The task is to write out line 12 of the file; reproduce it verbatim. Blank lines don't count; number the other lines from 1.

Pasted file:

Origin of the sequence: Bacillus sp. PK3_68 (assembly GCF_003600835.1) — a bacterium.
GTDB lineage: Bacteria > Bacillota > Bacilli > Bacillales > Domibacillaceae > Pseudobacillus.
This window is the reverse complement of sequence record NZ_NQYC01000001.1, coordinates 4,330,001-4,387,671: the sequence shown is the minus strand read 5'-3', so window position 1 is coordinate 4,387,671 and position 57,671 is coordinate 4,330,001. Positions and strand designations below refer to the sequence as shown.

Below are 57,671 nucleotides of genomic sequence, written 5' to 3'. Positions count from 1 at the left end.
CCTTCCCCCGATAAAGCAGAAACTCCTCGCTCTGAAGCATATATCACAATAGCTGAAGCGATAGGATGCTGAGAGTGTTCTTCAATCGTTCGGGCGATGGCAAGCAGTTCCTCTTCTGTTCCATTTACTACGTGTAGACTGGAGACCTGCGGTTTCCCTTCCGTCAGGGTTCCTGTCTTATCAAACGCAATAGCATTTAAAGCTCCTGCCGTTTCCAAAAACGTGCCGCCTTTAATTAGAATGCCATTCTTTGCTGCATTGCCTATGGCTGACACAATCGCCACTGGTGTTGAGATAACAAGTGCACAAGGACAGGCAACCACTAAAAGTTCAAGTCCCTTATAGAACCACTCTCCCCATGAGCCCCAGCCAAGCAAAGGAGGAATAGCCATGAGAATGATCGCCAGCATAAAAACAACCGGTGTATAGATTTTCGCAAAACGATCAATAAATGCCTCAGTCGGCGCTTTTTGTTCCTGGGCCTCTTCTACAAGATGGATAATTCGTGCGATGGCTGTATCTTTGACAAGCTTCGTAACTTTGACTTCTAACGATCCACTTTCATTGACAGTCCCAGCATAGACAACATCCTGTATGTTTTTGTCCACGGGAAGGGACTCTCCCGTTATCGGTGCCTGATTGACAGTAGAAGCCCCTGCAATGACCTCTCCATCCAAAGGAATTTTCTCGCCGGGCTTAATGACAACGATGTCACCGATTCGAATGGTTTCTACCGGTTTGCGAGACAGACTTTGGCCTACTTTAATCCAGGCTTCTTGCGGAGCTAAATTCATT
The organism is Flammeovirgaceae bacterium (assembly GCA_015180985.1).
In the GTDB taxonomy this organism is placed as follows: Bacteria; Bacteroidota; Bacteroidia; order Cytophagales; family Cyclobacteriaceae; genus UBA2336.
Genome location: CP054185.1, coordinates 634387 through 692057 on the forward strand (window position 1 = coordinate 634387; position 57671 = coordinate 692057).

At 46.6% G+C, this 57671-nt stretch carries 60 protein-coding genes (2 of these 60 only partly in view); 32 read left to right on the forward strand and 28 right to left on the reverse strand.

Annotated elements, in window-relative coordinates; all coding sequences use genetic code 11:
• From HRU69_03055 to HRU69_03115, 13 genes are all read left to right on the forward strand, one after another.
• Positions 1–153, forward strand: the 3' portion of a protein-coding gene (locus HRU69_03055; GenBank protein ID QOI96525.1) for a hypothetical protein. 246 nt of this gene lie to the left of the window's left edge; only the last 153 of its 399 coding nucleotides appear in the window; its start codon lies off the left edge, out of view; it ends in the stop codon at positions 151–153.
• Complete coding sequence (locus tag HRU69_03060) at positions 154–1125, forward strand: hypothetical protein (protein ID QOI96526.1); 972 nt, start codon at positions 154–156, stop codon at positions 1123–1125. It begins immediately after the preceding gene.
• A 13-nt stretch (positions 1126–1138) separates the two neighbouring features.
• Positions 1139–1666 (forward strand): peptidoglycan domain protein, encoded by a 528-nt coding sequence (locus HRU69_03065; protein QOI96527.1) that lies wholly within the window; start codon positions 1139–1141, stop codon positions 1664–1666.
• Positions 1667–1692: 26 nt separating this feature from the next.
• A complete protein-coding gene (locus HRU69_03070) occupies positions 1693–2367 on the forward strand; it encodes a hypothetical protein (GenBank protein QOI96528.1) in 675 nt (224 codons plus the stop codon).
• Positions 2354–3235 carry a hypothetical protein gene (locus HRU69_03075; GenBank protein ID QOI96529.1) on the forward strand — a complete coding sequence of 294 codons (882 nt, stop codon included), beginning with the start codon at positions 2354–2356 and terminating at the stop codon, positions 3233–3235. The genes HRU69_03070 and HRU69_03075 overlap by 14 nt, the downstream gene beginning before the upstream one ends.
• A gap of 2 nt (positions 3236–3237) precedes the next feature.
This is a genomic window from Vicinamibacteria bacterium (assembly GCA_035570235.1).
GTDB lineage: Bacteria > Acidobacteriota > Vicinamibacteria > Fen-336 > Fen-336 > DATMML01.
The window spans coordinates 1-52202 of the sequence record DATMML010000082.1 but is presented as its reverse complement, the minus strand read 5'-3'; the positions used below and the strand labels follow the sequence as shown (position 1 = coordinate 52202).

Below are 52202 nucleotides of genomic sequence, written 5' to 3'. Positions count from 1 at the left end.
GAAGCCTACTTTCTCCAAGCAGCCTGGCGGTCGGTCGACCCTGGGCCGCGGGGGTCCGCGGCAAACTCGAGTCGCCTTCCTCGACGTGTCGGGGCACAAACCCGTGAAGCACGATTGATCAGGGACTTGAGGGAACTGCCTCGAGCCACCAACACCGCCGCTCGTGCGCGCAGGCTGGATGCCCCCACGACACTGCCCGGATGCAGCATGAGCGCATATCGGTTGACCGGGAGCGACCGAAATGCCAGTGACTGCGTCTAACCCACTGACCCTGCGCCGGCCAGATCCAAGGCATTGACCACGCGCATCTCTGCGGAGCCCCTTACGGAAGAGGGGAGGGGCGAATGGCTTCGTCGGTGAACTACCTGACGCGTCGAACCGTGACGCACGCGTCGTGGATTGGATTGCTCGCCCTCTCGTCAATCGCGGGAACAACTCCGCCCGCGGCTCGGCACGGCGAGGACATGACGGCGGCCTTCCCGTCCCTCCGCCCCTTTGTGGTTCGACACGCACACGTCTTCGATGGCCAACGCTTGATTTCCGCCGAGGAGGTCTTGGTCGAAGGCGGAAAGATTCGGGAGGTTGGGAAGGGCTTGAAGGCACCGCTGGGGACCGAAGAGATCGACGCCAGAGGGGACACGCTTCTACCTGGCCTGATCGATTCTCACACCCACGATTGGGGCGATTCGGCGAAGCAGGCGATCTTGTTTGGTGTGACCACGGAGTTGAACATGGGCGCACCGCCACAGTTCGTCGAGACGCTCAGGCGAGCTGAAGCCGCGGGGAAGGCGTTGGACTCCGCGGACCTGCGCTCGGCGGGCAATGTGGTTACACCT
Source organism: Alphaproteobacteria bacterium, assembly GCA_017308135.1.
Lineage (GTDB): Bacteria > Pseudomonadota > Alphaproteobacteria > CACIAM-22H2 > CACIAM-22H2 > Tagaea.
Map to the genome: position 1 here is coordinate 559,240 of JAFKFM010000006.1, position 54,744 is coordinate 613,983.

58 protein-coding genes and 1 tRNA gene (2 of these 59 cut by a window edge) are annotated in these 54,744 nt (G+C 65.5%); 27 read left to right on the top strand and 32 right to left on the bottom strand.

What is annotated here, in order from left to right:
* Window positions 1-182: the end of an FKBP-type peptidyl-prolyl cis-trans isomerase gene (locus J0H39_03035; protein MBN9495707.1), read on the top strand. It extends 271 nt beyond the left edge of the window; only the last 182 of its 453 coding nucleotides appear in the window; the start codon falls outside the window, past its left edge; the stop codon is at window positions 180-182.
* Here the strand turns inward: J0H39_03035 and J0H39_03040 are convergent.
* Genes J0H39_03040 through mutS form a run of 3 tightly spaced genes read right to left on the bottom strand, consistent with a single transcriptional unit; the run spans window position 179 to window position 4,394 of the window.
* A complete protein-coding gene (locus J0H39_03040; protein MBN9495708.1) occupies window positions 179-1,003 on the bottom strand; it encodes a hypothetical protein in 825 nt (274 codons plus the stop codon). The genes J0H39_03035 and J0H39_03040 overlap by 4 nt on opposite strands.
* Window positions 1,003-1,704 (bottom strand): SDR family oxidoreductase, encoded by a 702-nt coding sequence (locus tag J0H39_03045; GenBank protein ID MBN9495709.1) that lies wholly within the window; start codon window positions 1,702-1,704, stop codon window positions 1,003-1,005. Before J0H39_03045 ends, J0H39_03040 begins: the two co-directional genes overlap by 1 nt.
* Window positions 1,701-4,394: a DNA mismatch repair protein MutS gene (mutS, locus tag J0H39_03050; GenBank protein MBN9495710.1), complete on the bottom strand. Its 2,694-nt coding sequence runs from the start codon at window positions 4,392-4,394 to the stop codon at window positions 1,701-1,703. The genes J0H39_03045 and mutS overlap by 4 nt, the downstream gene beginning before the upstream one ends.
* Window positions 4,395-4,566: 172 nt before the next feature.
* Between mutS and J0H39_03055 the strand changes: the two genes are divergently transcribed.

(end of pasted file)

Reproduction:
• Positions 1–153, forward strand: the 3' portion of a protein-coding gene (locus HRU69_03055; GenBank protein ID QOI96525.1) for a hypothetical protein. 246 nt of this gene lie to the left of the window's left edge; only the last 153 of its 399 coding nucleotides appear in the window; its start codon lies off the left edge, out of view; it ends in the stop codon at positions 151–153.